Lina Guguche­va

“So the plan at a high lev­el is to con­tin­ue to ex­e­cute on the strat­e­gy: Take tar­get spe­cif­ic pro­grams in­to sub­sidiaries” and then hunt up part­ners around the IND stage, says Lina Guguche­va, the BD chief at IFM. The new ven­ture round will be enough to fu­el the com­pa­ny of 35 staffers for the next 3 years or so as it sets up the new sub­sidiaries and starts to look to ex­e­cute new deals.

With their track record, back­ers have good rea­son to be­lieve that IFM has de­cent odds of pay­ing off again with a sol­id mul­ti­ple in a rel­a­tive­ly short span of time. As a re­sult, says Glick, there was plen­ty of in­ter­est from new in­vestors, and they opt­ed to let Omega Funds in­to the small syn­di­cate, along­side At­las and Abing­worth. Omega’s Pauli­na Hill joins Jean-Fran­cois Formela at At­las and Shel­ley Chu from Abing­worth on the board.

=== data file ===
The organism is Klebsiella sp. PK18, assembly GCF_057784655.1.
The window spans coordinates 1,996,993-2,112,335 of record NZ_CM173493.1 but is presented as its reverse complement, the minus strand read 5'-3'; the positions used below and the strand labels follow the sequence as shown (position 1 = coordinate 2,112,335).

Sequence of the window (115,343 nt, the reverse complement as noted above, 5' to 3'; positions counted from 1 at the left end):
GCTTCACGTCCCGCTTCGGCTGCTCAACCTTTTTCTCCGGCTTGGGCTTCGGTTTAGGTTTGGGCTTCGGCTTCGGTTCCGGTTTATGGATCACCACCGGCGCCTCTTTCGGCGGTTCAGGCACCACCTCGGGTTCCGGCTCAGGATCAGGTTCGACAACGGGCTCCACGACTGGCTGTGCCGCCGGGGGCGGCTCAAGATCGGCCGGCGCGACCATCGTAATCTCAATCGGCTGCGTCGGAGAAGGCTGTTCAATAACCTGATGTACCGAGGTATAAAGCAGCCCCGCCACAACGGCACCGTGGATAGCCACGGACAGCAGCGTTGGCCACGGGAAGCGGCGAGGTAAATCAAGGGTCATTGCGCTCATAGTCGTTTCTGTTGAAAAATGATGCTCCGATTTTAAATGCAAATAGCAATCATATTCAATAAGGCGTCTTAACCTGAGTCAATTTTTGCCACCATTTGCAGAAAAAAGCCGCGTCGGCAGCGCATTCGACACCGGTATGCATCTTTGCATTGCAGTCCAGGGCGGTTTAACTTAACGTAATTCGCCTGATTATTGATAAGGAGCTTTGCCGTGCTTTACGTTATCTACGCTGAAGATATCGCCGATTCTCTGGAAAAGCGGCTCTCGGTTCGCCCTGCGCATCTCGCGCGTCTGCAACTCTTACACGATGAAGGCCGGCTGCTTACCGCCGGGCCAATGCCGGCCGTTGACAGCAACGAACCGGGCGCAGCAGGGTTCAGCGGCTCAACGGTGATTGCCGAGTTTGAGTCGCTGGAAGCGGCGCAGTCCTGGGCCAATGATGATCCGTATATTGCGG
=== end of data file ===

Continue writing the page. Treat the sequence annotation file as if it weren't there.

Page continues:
So what’s with the Ital­ian num­ber­ing sys­tem at IFM? Glick says it was in­spired by a tra­di­tion­al 12 course Ital­ian meal. And that leaves IFM prepar­ing the main course.

So­cial im­age: Mar­tin Sei­del, Gary Glick, Lina Guguche­va

A New Fron­tier: The In­ner Ear

What happens when a successful biotech venture capitalist is unexpectedly diagnosed with a chronic, life-disrupting vertigo disorder? Innovation in neurotology.

That venture capitalist was Jay Lichter, Ph.D., and after learning there was no FDA-approved drug treatment for his condition, Ménière’s disease, he decided to create a company to bring drug development to neurotology. Otonomy was founded in 2008 and is dedicated to finding new drug treatments for the hugely underserved community living with balance and hearing disorders. Helping patients like Jay has been the driving force behind Otonomy, a company heading into a transformative 2020 with three clinical trial readouts: Phase 3 in Ménière’s disease, Phase 2 in tinnitus, and Phase 1/2 in hearing loss. These catalysts, together with others in the field, highlight the emerging opportunity in neurotology.